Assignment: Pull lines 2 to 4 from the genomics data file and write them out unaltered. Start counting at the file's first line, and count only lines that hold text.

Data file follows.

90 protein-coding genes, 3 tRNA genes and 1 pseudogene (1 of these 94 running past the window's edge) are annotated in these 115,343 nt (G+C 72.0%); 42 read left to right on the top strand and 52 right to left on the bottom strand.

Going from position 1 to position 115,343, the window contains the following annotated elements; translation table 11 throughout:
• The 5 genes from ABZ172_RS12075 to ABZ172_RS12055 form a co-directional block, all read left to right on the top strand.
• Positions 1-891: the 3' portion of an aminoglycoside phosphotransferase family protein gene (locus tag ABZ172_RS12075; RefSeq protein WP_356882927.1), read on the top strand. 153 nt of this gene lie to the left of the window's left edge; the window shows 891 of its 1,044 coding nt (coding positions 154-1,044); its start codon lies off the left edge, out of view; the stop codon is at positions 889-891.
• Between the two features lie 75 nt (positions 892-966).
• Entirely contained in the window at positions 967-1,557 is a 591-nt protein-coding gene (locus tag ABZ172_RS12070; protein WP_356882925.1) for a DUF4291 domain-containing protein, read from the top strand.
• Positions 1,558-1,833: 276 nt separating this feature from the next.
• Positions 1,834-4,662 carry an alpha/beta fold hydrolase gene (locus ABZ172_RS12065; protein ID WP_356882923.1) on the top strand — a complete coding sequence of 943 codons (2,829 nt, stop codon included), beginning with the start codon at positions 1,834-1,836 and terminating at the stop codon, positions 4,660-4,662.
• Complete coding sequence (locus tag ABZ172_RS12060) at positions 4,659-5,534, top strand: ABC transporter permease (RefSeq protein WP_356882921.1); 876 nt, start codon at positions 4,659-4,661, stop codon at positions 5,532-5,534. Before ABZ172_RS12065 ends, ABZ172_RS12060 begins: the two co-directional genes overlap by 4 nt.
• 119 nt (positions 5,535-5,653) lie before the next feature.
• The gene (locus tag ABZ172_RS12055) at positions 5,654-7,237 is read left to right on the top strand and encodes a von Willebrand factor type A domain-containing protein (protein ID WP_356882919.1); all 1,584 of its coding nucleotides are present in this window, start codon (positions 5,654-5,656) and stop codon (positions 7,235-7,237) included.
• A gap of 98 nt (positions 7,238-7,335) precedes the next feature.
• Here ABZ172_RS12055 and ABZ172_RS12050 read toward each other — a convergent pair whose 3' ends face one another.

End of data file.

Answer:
Going from position 1 to position 115,343, the window contains the following annotated elements; translation table 11 throughout:
• The 5 genes from ABZ172_RS12075 to ABZ172_RS12055 form a co-directional block, all read left to right on the top strand.
• Positions 1-891: the 3' portion of an aminoglycoside phosphotransferase family protein gene (locus tag ABZ172_RS12075; RefSeq protein WP_356882927.1), read on the top strand. 153 nt of this gene lie to the left of the window's left edge; the window shows 891 of its 1,044 coding nt (coding positions 154-1,044); its start codon lies off the left edge, out of view; the stop codon is at positions 889-891.